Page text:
encouraging robust scholars: how can we encourage students to critically give and receive?

This is a guest post from Dr Steve Hutchinson, a freelance consultant and author on doctoral development and supervision.

Let’s start with two quotes taken from a book called Enhancing the Doctoral Experience. Both quotes are from research students and they highlight a common ingredient in the challenge of growing as a researcher.

“My supervisor is critical of me. This makes me feel bad and so I don’t want to give him [my] work…. This makes me guilty. My supervisor does not make me feel good.”

“How can I challenge my supervisor? He is a professor and I am just beginning!!”

The shared ingredient here is intellectual criticism – in both ‘give and ‘receive’ modes.

PhD students live a precarious existence; they are not really students and nor are they fully integrated faculty members. We want them to be independent and yet sometimes they must function as part of a research team. Their sense of self-identity is very often tied to their research outputs and yet many of them have yet to develop the academic resilience that comes from weathering myriad setbacks, criticisms and rejections. Too much criticism and we, as supervisors, can break them; too little and we may kill them with kindness.

Moreover, we also need to help engender within our students a sense that their voice matters and they can contribute to the debate. Additionally, (and there is often a cultural dimension at play here) they need to realise that even senior academics in the field are not omniscient deities to be placed on pedestals, and that respectful challenge is part of the rule-set that we professionally live by.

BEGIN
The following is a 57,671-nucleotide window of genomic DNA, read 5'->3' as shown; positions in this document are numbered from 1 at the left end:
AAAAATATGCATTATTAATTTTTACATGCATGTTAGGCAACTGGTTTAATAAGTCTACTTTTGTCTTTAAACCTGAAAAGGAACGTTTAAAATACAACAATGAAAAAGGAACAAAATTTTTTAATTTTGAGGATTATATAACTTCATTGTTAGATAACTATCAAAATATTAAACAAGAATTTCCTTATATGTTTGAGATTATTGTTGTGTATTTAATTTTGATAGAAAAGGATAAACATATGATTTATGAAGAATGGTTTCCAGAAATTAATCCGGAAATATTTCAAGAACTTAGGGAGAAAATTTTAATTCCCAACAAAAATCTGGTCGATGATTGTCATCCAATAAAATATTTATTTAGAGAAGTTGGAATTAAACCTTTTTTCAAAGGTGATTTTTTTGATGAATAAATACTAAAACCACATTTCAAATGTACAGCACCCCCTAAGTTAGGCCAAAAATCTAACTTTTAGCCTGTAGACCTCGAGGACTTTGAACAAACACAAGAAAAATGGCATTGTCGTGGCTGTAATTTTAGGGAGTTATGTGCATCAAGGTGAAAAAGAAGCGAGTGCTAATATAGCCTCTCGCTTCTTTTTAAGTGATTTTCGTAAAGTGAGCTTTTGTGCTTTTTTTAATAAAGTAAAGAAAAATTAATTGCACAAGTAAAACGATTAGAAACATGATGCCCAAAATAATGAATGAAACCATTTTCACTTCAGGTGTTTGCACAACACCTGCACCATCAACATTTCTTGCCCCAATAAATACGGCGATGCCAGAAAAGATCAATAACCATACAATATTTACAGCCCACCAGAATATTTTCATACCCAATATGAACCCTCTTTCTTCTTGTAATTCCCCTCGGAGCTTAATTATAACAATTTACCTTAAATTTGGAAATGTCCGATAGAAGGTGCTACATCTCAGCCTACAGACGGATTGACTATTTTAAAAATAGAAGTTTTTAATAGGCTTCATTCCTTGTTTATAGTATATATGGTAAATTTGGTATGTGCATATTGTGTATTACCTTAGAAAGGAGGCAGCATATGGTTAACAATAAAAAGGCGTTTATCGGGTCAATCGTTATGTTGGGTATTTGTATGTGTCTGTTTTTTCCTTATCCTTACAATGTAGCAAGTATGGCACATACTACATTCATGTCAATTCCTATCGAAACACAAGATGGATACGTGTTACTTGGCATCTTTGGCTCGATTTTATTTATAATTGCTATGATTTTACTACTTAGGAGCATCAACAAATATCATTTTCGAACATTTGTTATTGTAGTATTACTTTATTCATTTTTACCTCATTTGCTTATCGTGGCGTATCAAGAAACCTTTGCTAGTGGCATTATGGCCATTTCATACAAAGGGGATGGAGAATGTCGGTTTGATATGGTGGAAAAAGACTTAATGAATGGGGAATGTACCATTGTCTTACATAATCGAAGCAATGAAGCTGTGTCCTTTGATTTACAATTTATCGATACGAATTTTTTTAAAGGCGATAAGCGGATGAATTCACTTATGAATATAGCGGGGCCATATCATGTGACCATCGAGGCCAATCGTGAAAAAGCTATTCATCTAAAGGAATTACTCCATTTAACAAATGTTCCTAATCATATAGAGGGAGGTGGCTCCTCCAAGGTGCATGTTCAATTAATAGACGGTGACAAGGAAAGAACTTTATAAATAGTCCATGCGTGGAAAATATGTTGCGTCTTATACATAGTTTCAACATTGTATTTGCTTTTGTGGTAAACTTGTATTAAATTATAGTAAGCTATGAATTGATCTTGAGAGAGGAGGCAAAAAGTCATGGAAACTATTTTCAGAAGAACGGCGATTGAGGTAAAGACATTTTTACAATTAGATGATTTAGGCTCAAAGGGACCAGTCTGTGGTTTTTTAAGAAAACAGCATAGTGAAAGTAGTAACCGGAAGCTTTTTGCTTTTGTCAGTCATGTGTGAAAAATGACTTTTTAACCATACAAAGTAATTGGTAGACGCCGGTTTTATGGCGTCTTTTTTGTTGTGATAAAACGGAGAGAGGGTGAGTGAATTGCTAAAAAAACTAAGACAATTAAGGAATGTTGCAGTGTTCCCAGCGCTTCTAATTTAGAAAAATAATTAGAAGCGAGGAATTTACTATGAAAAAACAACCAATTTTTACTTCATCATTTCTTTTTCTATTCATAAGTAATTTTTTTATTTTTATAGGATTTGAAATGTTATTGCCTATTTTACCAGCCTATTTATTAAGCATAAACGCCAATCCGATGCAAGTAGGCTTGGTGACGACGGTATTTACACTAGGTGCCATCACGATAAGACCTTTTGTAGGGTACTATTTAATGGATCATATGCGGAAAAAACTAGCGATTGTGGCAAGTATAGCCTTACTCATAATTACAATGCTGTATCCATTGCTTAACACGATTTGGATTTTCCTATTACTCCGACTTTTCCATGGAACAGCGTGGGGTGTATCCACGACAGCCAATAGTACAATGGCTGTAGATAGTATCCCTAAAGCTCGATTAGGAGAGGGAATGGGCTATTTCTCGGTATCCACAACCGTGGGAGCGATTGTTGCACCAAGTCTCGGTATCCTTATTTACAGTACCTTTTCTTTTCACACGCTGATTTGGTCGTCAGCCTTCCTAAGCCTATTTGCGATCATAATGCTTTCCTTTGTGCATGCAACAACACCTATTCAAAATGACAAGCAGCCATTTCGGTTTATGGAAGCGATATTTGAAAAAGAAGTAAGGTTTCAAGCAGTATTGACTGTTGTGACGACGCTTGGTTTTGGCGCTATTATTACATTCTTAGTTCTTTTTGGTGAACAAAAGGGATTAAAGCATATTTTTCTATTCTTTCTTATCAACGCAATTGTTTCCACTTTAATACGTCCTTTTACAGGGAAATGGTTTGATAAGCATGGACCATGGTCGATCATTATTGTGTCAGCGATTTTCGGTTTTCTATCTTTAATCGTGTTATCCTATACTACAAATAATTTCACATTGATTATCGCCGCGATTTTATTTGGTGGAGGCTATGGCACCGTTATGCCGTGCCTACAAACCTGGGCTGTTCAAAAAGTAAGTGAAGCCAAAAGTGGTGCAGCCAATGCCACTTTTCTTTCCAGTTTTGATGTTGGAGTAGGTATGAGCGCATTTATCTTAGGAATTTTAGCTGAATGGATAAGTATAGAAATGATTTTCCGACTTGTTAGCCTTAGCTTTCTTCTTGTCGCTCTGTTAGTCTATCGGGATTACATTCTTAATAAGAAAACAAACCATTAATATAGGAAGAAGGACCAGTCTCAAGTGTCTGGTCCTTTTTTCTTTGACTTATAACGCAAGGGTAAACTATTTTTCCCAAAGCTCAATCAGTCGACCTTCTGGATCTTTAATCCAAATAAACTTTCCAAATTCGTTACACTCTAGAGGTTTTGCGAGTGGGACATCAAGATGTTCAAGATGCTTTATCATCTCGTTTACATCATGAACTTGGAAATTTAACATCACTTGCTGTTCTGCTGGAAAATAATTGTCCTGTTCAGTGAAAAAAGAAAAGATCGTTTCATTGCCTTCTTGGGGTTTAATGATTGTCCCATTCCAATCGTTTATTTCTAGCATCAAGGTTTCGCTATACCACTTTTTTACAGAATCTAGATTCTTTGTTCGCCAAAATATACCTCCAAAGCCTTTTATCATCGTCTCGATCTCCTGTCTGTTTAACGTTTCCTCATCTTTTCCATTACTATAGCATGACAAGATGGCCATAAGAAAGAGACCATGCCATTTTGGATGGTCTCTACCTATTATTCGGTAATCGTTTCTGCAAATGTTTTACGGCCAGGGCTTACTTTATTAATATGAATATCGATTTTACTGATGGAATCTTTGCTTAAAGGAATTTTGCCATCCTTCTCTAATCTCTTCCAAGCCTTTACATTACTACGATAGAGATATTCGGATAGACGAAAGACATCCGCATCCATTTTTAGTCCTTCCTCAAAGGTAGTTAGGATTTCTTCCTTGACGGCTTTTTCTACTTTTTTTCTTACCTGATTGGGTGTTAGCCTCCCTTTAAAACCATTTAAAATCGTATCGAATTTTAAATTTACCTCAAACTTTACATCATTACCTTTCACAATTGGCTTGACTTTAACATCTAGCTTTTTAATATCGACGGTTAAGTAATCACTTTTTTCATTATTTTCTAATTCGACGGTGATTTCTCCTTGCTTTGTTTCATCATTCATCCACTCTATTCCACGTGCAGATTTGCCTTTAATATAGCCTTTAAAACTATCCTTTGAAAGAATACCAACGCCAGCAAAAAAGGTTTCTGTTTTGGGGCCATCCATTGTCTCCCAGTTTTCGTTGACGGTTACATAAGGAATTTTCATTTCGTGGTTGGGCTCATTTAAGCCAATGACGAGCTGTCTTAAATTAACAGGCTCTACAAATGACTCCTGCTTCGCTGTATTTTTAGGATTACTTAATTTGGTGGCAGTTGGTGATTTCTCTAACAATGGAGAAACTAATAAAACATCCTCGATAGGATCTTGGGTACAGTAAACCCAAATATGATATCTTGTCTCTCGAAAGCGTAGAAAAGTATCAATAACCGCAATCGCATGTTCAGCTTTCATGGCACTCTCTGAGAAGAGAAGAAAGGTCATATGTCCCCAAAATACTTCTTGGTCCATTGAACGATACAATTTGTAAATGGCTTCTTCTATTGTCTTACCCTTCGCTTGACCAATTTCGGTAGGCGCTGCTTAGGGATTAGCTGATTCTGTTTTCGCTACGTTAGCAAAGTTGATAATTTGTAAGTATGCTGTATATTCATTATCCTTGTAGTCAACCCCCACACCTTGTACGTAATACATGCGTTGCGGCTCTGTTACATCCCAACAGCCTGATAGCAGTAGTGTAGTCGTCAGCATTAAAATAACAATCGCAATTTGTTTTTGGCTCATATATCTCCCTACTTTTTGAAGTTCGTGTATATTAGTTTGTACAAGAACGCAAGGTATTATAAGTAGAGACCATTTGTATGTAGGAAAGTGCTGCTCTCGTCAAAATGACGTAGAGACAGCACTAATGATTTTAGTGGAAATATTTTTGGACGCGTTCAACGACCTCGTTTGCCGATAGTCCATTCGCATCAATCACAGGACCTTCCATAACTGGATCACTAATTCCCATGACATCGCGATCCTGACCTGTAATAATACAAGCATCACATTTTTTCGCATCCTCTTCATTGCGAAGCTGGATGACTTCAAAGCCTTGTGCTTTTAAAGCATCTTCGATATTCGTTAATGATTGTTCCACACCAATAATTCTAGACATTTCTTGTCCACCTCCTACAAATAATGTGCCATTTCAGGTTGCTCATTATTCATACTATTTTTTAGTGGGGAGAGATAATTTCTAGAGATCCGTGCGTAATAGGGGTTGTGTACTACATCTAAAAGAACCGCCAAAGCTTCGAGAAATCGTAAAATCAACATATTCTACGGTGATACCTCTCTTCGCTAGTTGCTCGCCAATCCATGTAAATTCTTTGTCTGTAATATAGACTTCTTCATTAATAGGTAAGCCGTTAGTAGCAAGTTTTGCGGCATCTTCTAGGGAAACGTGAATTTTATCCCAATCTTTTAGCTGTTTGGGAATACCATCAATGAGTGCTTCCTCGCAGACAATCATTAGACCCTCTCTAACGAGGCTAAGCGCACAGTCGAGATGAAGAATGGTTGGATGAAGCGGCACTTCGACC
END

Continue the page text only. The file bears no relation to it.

The question is then, as supervisors, how we can we do both at the same time? Here I present five ideas on each aspect of criticism that I’ve come across on my travels. Thanks to those whose ideas I’m now shamelessly passing off as my own…

Five ways supervisors can use to develop their student’s ability to receive criticism

  1. Ensure that the balance is set as CONSTRUCTIVE criticism (as opposed to constructive CRITICISM). Frame your feedback as “Remember, this is just my opinion, but here’s how I think you could make this better…” Remember that supervision is about building confidence as well as capability.
  2. Ensure your feedback is about the work, not the candidate. Even the sentence “You haven’t used enough references”, can be construed as YOU haven’t used enough references…” And what you really mean here is ‘only two or three more references are needed to give this piece sufficient scholarly credibility.’
  3. Ask your student to review a paper / manuscript / seminar (either individually or at a journal club), and note their feedback style, critical bugbears and the specific words they use. Then ensure that your feedback to them is couched in a similar patois.
  4. Review the ‘supervisory expectations’ conversation that you had at the start of their candidature (or actually have this conversation for the first time…) and ask them how they want you to be with your criticism. If they want honesty/brutality/diplomacy etc then ensure your feedback is framed in this way. Don’t assume that your receive mode is the same as theirs.